Recurrent prostate cancer
Recurrent prostate cancer means the cancer has come back despite treatment.
If prostate specific antigen or PSA levels begin to rise at any time after treatment, this may indicate a recurrence of the cancer and additional tests may be arranged.
How common is recurrence of prostate cancer?
Office for National Statistics data show that the five-year relative survival rate (an estimate of the probability of survival from the cancer alone) for adults in England diagnosed with prostate cancer between 2001 and 2006, and followed up to 2007, was 77%. Since many of the men who get prostate cancer are already elderly, they are more likely to die from other causes than from the cancer itself.
More than 90% of the time prostate cancer is discovered while it is either confined to the prostate gland or has spread beyond the prostate to only a small degree - referred to as regional spread.
Among the fewer than 10% of men whose prostate cancers have already spread to distant parts of the body at the time of diagnosis, about 34% are expected to survive for at least five years.
How is a recurrence detected?
After prostate cancer treatment you will go for medical check-ups every few months as determined by your doctor. At each follow-up appointment your doctor will arrange a blood test to measure PSA levels. This test helps your doctor to detect any cancer recurrence.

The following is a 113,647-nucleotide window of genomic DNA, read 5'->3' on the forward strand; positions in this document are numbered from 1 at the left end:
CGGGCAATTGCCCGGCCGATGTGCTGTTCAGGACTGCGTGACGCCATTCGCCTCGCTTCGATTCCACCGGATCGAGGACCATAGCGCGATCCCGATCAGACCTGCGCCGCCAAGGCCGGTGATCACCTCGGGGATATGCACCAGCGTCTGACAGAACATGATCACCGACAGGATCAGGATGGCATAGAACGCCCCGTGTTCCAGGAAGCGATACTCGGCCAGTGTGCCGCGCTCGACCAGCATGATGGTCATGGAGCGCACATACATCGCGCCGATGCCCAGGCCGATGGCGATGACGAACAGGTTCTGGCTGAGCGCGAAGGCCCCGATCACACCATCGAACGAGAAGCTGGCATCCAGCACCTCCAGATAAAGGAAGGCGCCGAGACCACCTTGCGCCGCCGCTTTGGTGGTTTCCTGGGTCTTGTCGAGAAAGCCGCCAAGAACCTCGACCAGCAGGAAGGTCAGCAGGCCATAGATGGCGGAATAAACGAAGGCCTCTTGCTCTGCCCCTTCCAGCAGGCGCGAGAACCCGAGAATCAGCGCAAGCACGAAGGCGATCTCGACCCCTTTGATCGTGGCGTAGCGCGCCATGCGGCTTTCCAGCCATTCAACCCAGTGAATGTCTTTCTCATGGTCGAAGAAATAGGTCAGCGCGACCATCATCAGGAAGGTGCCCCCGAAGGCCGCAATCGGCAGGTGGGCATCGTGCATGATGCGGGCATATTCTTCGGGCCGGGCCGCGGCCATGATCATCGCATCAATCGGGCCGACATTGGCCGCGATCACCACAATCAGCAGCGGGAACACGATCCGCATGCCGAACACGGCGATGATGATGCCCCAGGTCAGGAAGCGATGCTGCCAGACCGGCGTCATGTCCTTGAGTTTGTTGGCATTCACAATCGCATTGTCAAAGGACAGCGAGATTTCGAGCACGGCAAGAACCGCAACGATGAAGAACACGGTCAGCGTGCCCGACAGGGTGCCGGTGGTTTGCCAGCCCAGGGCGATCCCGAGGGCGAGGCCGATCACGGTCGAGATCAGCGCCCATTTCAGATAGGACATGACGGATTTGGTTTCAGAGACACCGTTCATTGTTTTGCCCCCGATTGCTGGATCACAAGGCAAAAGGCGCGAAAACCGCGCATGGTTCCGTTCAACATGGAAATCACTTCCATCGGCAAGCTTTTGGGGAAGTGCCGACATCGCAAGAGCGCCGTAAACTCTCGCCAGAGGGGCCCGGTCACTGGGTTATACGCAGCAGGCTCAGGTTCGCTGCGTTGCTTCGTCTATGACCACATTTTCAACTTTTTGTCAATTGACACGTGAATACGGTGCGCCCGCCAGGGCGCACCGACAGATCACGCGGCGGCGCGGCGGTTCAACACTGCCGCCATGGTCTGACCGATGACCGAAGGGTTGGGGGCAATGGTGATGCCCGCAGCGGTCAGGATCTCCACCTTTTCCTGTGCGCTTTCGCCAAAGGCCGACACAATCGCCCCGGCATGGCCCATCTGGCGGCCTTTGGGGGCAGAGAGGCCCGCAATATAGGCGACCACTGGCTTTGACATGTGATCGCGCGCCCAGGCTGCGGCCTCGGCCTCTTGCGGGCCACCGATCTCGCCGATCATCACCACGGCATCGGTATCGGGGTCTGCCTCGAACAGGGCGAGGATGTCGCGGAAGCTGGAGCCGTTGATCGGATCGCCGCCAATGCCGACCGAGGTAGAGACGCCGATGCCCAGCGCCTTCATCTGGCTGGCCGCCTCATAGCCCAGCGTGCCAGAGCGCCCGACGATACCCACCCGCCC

When PSA test results suggest that the cancer has come back or continued to spread, X-rays or other imaging tests (such as a bone scan) may be performed, depending on your situation and symptoms.
What factors determine the likelihood of recurrence?
Several signs can point to a prostate cancer that has returned or spread including:
- Men who have cancer cells in the lymph nodes of their pelvic region may be more likely to have a recurrence.
- In general the larger the tumour, the greater the chance of recurrence.
- The higher the grade, the greater the chance of recurrence. Your doctor can tell you your score when the biopsy results come back from the laboratory.
- The stage of a cancer is one of the most important factors in selecting treatment options as well as in predicting the future outlook for the cancer.
What type of follow-up treatments are recommended?
If prostate cancer recurs, follow-up treatment depends on what treatment you have already had, the extent of your cancer, the site of recurrence, other illnesses, your age and other aspects of your medical circumstances.
One possible treatment may be hormone therapy. Researchers are working on new drugs to block the effects of male hormones that can cause prostate cancer to grow, as well as on drugs to prevent prostate cancer growth.
Radiotherapy or medicines may be given to relieve symptoms of bone pain. Chemotherapy or other treatments in clinical trials are also options.
There are currently several types of vaccines in development for boosting the body's immune system against prostate cancer cells. One of these, called sipuleucel-T, is currently available to treat men with prostate cancer.